A Kalispell senator has sponsored a bill that would increase government regulation and oversight of impact fees, something opponents during a recent committee hearing said would hurt counties and towns in efforts to keep up with the cost of growth.
Republican Sen. Keith Regier (SD 3) is the sponsor of SB 142, which in its shortened title is labeled as a bill to “provide oversight of local impact fee laws.”
Impact fees are charges imposed on developers by a government to fund the additional service capacity or infrastructure required for the development.
The bill would empower the Department of Commerce to review complaints and reports related to impact fees, and to enforce payment of refunds. Regier’s bill also calls for governments to pay a portion of the amount collected on impact fees as an administrative fee to the Department of Commerce for administrative purposes. The increased regulation the bill calls for would come through additional requirements for governments seeking to collect impact fees, including by requiring governments to commission additional reports compiled by independent firms. The bill would also tighten restrictions on what kinds of projects impact fees can be used for, and would require an application for projects that are not acceptable under law. If impact fees were improperly used, or projects they were collected for fail, the bill would require governments to refund the fees.
Governments would also need to provide a service area report conducted by an independent firm when imposing impact fees, and that report would need to be updated at minimum every five years. Additionally, the bill calls for governments that collect more than $100,000 in impact fees in a fiscal year to submit to the Department of Commerce documentation and an audit related to those fees.
During a Jan. 16 hearing before the Senate Local Government Committee, Regier described the bill as one that would make impact fees “reasonable” and make housing “more affordable.”
“Missing from this part of code is a means to enforce restrictions that are in law. Some municipalities have violated the code or implemented excessive fees, leaving individual citizens no recourse but to sue, which is expensive,” Regier said.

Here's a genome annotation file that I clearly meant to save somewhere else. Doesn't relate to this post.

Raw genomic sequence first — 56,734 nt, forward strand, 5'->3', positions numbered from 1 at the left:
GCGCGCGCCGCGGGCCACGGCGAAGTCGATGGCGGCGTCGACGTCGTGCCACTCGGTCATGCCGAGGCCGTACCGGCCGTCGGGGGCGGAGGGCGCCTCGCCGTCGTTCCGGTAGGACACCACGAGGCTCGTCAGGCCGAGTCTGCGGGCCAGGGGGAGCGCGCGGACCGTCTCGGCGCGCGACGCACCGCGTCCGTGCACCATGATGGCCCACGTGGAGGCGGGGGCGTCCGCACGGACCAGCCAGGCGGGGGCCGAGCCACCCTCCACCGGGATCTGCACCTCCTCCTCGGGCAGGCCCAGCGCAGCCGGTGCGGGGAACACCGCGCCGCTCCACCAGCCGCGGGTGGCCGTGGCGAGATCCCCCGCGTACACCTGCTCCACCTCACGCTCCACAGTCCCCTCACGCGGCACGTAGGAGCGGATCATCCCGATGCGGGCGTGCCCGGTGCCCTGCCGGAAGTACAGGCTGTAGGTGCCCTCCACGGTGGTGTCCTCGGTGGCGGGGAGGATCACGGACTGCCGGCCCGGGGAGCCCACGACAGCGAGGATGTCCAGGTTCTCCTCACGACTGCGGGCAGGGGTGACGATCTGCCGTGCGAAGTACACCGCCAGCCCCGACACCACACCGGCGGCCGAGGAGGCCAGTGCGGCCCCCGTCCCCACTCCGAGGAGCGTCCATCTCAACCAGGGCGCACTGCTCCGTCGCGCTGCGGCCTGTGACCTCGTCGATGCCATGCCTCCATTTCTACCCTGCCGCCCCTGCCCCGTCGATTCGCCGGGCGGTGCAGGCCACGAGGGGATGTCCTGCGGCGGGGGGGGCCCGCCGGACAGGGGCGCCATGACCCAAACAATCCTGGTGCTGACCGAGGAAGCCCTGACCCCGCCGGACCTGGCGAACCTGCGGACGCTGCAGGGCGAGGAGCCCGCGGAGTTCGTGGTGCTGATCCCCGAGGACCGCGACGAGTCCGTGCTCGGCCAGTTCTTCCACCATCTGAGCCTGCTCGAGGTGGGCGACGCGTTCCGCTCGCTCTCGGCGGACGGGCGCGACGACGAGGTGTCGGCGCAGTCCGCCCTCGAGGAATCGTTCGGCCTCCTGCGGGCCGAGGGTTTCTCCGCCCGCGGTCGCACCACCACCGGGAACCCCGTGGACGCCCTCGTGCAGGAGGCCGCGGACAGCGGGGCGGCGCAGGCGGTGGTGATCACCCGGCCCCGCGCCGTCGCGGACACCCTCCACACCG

Proponents of the bill, including some who helped draft it, included a trio of Whitefish residents. Paul Gillman, Bill Halama, and Bill Burg were critical of the city of Whitefish for overcharging for impact fees, which they referenced when speaking in favor of the bill. A class action lawsuit over the charges is ongoing, and the city has made efforts to refund those who were overbilled.
In the case of Whitefish, the overcharged fees were passed by the city council in 2018 and became effective in 2019, but the city has been charging impact fees since 2007.
Last February, Whitefish City Manager Dana Smith told the city that it would be issuing a total of $196,000 in refunds to property owners, and estimated the average refund would amount to between $700 and $850.
Some of the opponents of the bill included the mayor, deputy mayor, and city manager of the Gallatin County town of Belgrade; Cascade County Commissioner Joe Briggs; representatives for the cities of Missoula, Billings and Bozeman; Whitefish City Manager Dana Smith; and a representative for the Montana Infrastructure Coalition.
“This bill really launches a missile to kill a mouse,” Montana League of Cities and Towns Executive Director Kelly Lynch said, adding that she believes the issues in question were specific to Whitefish and that the city fixed the issue and began the process of refunding. She also told the committee that there are already processes for auditing and oversight from the state.
Briggs, who was also there representing the Montana Association of Counties, said that rural counties don’t have the staffing to keep up with the additional requirements the bill would impose.
“You’re going to hamstring the ability of counties to respond fast enough when a development opportunity presents itself to a county,” he said.
Mike Meis, the deputy mayor of Belgrade, said that impact fees were needed so that growth could pay for growth. “We don’t want to see the burden of growth shifted onto our longtime residents,” he said.
The committee ultimately ended the first hearing for the bill with the promise that further action would be taken at a later date.
In a fiscal note appended to Regier’s bill by the governor’s Office of Budget and Program Planning, the bill is identified as having significant local government impact, with the fiscal impact coming from the bill’s call for the Department of Commerce to oversee the collection and administration of impact fees imposed on development by government entities. Part of those oversight powers included in the bill would allow the Department of Commerce to initiate proceedings against a government entity in court to recover amounts due and enforce compliance in the event that impact fees were improperly collected.
The bill could cost the state $200,989 in Fiscal Year 2024, $89,414 in Fiscal Year 2025, $94,055 in Fiscal Year 2026, and $98,766 in Fiscal Year 2027. Analysis included in the fiscal note states that the Department of Commerce “cannot estimate the amount of revenue that will be collected” and that “The minimum amount that can be determined is less than projected administrative costs they are intended to offset.”
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